Numbers are a common element in text. They are used to indicate dates, times, addresses, measurements quantities, prices and other data. In typography, the symbols used to represent numbers are commonly referred to as figures or numerals. Oldstyle figures are one of two styles of numerals, the other being lining figures.
Oldstyle figures (also known as non-lining, lowercase, hanging, or text figures) have varying heights and alignments, as opposed to lining figures, which are of uniform height and alignment. Oldstyle figures are similar to lowercase characters in that they share the same x-height and have ascenders (the 6 and 8) and descenders (the 3, 4, 5, 7 and 9). In some typefaces, the design of some of the oldstyle figures varies from the lining figures. Some variations are purely aesthetic (such as a ball terminal added to a figure); others are functional as well (such as serifs added to a tabular sans serif ‘1’ to increase its width and create a look of more even spacing).
Despite their name, oldstyle figures have many uses in modern typography. This elegant style of figure is pleasing – and often preferred in running text. It is less intrusive than lining figures, allowing the numerals to blend with the surrounding lowercase characters. Oldstyle figures also pair up nicely with small caps.
Oldstyle figures can be designed with two different spacing formats: proportional and tabular. [link to Proportional vs. Tabular Figures article] Proportional oldstyle figures are recommended for running text, including dates, times, measurements, and pagination. Tabular oldstyle figures are best reserved for columns of numbers where vertical alignment is desired, such as tables, financial data, and similar listings.
Prior to the OpenType font format, oldstyle figures were not widely available. Earlier font formats (Type1 and TrueType) only had “room” for one set of numerals, most commonly tabular lining figures. OpenType’s capacity to accommodate thousands of characters in a given font, has made oldstyle figures sometimes with both tabular and proportional spacing formats much more common.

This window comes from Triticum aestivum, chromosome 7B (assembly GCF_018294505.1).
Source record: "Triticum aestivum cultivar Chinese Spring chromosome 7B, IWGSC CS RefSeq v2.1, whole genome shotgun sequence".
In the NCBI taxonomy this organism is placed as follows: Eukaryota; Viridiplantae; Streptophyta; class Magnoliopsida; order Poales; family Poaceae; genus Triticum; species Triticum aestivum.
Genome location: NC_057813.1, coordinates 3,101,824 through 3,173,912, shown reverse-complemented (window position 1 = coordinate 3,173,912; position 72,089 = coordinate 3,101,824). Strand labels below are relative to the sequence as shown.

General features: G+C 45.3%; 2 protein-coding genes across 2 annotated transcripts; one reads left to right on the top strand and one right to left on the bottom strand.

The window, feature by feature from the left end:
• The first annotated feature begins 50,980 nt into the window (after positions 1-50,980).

Decide on your preferred figure style(s) at the onset of a design project, and conduct your typeface exploration with these requirements in mind. This will ensure that the typefaces you choose will meet your “numerical” needs. Fortunately, an expanding number of OpenType fonts provide more than one figure style. To take advantage of all that a font offers, it’s essential to know how to determine which figure styles it contains, as well as how to select them from within your software.
All trademarks are the property of their respective owners. Additional information regarding Monotype’s trademarks is available at monotype.com/legal. Fontology is a trademark of Monotype Imaging and may be registered in certain jurisdictions.
- Editor’s Note:Ilene Strizver, founder of The Type Studio, is a typographic consultant, designer and writer specializing in all aspects of typographic communication. She conducts Gourmet Typography workshops internationally. Read more about typography in her latest literary effort, Type Rules! The designer's guide to professional typography, 4th edition, published by Wiley & Sons, Inc. This article was commissioned and approved by Monotype Imaging Inc.